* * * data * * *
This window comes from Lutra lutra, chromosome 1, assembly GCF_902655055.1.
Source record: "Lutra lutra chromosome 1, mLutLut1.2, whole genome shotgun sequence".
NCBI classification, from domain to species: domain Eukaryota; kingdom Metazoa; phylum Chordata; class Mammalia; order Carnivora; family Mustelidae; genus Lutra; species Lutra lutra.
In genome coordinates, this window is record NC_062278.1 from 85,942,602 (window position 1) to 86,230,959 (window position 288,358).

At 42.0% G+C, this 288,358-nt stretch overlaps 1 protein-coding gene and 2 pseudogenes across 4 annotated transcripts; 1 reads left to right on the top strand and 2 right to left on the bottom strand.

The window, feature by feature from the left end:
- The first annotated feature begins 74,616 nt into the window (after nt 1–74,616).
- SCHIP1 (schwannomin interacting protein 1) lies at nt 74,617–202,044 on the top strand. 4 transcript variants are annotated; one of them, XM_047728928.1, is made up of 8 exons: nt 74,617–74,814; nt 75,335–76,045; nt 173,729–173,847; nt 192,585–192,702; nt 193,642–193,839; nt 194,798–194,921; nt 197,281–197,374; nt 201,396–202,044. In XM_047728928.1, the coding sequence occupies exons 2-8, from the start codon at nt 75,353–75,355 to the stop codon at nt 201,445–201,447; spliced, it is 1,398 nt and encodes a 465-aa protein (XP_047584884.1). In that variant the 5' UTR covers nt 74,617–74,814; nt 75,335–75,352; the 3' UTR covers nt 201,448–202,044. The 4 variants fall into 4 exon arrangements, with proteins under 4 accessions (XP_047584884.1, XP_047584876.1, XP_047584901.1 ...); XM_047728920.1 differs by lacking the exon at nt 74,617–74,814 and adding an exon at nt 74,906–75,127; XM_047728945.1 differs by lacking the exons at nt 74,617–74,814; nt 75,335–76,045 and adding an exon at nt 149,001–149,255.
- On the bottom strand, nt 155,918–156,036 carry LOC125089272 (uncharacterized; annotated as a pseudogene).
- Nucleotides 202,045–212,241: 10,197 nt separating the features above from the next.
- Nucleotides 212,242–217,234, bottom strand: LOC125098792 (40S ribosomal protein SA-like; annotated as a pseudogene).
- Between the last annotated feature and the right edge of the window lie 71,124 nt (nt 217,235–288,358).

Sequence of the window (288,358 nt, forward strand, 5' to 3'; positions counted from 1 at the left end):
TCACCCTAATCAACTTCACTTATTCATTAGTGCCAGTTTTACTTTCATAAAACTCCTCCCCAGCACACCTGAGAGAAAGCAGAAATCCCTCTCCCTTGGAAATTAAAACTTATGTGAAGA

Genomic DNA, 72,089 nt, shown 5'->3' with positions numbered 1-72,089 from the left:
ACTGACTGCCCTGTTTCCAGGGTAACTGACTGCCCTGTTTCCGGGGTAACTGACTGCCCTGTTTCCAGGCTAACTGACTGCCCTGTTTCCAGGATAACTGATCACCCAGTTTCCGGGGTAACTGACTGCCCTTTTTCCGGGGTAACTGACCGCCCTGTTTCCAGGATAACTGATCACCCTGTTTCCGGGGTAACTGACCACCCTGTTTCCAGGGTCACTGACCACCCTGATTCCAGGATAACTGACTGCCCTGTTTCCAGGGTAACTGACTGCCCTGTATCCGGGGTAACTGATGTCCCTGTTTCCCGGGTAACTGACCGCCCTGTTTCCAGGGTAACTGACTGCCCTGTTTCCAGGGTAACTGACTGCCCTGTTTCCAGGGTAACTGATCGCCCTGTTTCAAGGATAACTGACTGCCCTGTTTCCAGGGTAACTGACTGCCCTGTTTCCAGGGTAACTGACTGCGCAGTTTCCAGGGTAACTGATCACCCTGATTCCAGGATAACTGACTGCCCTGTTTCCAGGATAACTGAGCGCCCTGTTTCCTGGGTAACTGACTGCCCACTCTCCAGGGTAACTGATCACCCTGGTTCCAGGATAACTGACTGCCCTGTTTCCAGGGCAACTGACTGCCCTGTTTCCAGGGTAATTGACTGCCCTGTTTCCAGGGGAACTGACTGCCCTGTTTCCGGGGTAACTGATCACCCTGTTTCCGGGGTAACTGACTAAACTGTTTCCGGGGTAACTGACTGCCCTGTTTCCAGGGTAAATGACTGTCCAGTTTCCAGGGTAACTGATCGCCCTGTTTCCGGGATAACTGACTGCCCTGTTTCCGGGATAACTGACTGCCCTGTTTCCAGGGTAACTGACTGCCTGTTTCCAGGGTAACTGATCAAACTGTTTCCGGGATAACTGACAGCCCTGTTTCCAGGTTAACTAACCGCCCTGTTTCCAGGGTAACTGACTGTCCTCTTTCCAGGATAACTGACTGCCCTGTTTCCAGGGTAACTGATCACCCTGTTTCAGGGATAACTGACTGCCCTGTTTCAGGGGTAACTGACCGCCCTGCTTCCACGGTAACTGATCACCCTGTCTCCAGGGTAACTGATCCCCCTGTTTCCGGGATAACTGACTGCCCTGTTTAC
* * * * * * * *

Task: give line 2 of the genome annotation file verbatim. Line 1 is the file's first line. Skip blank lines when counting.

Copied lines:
Source record: "Lutra lutra chromosome 1, mLutLut1.2, whole genome shotgun sequence".